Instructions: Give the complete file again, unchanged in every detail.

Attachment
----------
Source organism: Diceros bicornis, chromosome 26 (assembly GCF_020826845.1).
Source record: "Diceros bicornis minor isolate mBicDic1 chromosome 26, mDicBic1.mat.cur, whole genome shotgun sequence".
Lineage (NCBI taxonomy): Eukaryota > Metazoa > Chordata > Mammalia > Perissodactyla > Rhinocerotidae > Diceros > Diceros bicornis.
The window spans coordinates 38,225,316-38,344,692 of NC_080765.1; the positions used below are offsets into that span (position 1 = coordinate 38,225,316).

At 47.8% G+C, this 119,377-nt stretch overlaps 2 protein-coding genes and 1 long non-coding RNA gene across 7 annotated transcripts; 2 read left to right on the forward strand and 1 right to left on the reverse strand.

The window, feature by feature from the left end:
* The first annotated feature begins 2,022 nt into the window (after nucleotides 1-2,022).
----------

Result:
Source organism: Diceros bicornis, chromosome 26 (assembly GCF_020826845.1).
Source record: "Diceros bicornis minor isolate mBicDic1 chromosome 26, mDicBic1.mat.cur, whole genome shotgun sequence".
Lineage (NCBI taxonomy): Eukaryota > Metazoa > Chordata > Mammalia > Perissodactyla > Rhinocerotidae > Diceros > Diceros bicornis.
The window spans coordinates 38,225,316-38,344,692 of NC_080765.1; the positions used below are offsets into that span (position 1 = coordinate 38,225,316).

At 47.8% G+C, this 119,377-nt stretch overlaps 2 protein-coding genes and 1 long non-coding RNA gene across 7 annotated transcripts; 2 read left to right on the forward strand and 1 right to left on the reverse strand.

The window, feature by feature from the left end:
* The first annotated feature begins 2,022 nt into the window (after nucleotides 1-2,022).